Beans & Walnuts
Gout is a metabolic disorder that manifests as a type of extreme inflammatory arthritis. Often beginning with a sharp pain in the big toe, gout occurs when the body cannot properly process uric acid, leading to painful uric crystals accumulating in the joints.
When you have a condition as strongly influenced by diet as gout is, it becomes easy to get caught up in what you can’t eat, instead of focusing on the things you can. Purines are an organic compound associated with gout flare-ups because they cause the body to produce higher amounts of uric acid. Foods that contain purines tend to be high-fat or yeasty products. While managing your diet can help control your gout, your food choices should not be centered only around avoiding purines. You should be trying to eat proactively at the same time—finding foods that will help keep your gout in check.
Beans are a great source of protein that don’t overwhelm your system with purines and high uric acid levels. Lentils and legumes, like peanuts, are also great plant-based sources of protein. However, other experts advise against legumes and beans, as there is some contradictory evidence that they may raise purine levels significantly. If the beans or legumes don’t disagree with you keep them in your diet—they allow you to keep the amount of saturated fat in your diet on the low end of the spectrum. This helps control gout by making it easier to keep cholesterol, blood pressure, and weight all at a healthy level—all of which are extremely important to keeping gout attacks at bay.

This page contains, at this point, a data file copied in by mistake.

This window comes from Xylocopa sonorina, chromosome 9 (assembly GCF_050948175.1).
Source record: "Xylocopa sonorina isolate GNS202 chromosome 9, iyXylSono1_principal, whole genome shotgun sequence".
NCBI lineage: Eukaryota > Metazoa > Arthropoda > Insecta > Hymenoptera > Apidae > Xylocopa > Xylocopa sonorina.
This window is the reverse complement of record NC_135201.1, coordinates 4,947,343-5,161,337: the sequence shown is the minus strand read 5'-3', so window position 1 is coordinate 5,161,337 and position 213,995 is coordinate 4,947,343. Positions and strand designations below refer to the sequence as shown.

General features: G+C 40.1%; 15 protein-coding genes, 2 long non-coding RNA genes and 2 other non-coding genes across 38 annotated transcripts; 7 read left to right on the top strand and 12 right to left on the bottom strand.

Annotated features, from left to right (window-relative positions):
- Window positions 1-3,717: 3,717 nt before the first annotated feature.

So even though peanuts are good for gout, what about other varieties of nuts? For the most part, you can eat them without worry. But be careful: again, some nuts may contain sufficient purines to be problematic, so if you notice something kicking off a gout attack, make sure to avoid it in the future.
Walnuts are a particularly good option for people with gout, and this variety of nut is recommended specifically by several organizations. About 10 to 15 nuts per day may be sufficient to gain the benefits of nuts without inducing excessive uric acid.
These nuts are high in omega 3 fatty acids, which your body uses for a number of different functions. Since many foods containing them are off-limits for gout patients, walnuts are a great way to sneak this essential nutrient into your diet. Additionally, the vitamin E in nuts helps keep the arteries cleared, making them good for heart disease, the risk of which increases with gout. Eating an orange or cherries after a large nut consumption may help move uric acid through the body as well.
Did you know...
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- Starting to feel claustrophobic? The smells of apples may help keep your claustrophobic feelings at bay according to a 1995 study by Dr. Alan Hirsch. Green apples, specifically, helped people change their perception of their space. Maybe they thought of expansive apple orchards? Cucumbers and barbecue made the feelings worse.
- Does your job make you stressed? We all know that stress is psychologically bad for you, but it also has an effect on…your allergies? A Harvard Medical School study has shown that stress causes your allergies to become worse because your body's defense response loses efficacy when repeatedly triggered by stress. Then, when you really need to physically fight something off, you're less able to!
- Just saying the words "thank you" can measurably improve your mood. Researchers can actually measure happiness and changes in brain structure when people practiced regular "grateful thinking." This included things like writing thank you notes, writing gratitude journal entries, mindfully counting their blessings, and thanking friends. It may be helpful in overcoming depression!